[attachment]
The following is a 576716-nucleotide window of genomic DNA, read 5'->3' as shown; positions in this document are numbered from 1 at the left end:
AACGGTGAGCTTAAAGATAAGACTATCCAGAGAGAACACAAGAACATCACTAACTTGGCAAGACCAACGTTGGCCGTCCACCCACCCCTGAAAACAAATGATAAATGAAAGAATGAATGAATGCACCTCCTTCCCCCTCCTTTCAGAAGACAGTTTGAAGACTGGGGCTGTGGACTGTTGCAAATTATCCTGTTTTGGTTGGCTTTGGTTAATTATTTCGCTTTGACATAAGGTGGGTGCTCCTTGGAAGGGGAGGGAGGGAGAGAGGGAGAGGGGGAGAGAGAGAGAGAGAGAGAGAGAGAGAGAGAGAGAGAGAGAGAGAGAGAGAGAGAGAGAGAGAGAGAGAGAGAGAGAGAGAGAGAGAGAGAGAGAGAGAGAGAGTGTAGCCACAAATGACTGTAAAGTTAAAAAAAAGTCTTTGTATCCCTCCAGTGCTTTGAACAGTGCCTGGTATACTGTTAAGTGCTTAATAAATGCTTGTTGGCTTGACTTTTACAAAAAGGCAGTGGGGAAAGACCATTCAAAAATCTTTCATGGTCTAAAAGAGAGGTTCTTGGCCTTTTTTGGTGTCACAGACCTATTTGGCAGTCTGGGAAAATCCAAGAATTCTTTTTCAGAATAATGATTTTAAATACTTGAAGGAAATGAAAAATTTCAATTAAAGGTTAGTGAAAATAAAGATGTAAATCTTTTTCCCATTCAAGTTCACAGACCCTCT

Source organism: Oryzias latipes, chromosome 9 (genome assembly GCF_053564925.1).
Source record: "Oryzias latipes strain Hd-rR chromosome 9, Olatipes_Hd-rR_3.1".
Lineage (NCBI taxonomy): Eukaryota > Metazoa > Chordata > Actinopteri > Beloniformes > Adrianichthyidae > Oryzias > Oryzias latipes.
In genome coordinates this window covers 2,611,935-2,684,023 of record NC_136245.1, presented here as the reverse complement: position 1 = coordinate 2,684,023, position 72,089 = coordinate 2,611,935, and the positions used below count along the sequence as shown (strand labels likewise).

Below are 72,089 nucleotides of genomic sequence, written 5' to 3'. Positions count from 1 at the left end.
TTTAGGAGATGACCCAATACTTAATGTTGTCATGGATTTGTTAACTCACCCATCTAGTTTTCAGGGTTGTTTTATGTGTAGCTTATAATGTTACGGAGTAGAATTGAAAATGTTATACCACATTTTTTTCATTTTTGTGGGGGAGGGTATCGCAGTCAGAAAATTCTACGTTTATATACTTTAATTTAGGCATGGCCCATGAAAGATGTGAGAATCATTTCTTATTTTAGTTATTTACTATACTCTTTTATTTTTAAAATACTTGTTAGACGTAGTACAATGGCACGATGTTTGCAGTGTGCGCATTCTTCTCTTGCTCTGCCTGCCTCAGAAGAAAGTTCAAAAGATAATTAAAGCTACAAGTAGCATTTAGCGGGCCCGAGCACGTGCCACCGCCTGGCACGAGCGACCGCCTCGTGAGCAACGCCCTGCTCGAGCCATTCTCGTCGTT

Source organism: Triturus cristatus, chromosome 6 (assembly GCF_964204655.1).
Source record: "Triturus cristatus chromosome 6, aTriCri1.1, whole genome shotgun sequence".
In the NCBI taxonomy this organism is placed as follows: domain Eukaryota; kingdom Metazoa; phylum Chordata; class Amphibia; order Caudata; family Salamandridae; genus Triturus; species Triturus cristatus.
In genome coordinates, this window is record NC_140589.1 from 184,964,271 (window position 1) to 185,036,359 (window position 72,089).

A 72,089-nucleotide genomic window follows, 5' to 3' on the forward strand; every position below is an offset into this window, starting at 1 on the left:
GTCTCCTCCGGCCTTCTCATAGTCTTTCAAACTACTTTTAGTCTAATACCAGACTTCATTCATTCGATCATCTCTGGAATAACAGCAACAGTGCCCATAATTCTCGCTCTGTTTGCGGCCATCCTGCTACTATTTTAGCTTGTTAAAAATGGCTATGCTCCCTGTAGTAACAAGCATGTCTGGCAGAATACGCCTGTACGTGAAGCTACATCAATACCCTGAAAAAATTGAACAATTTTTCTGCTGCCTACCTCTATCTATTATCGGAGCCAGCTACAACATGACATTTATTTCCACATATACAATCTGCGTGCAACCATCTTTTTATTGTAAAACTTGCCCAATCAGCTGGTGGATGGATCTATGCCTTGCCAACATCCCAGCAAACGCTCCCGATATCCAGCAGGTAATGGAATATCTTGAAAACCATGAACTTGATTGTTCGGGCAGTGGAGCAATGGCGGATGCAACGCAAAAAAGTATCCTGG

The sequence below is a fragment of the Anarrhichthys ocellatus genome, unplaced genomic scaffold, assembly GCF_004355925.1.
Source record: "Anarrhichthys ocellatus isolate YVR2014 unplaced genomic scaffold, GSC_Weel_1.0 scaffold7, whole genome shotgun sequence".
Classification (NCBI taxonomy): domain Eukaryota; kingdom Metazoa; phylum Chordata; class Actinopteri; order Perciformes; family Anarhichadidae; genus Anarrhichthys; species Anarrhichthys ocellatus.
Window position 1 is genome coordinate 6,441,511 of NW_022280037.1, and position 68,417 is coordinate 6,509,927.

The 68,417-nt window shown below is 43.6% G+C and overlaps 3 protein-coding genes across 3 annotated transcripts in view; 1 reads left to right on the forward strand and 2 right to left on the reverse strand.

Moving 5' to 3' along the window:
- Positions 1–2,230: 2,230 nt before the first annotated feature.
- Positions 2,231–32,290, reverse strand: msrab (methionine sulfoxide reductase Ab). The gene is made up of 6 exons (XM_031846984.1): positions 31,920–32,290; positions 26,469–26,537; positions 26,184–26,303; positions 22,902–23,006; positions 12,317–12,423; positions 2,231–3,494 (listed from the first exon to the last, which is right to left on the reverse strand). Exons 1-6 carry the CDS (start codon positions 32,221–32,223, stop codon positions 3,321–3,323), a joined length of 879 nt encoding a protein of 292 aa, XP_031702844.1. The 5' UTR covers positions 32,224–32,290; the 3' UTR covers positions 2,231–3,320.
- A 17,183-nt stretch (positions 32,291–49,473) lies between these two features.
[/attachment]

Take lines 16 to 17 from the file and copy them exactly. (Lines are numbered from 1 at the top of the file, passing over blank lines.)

Source record: "Anarrhichthys ocellatus isolate YVR2014 unplaced genomic scaffold, GSC_Weel_1.0 scaffold7, whole genome shotgun sequence".
Classification (NCBI taxonomy): domain Eukaryota; kingdom Metazoa; phylum Chordata; class Actinopteri; order Perciformes; family Anarhichadidae; genus Anarrhichthys; species Anarrhichthys ocellatus.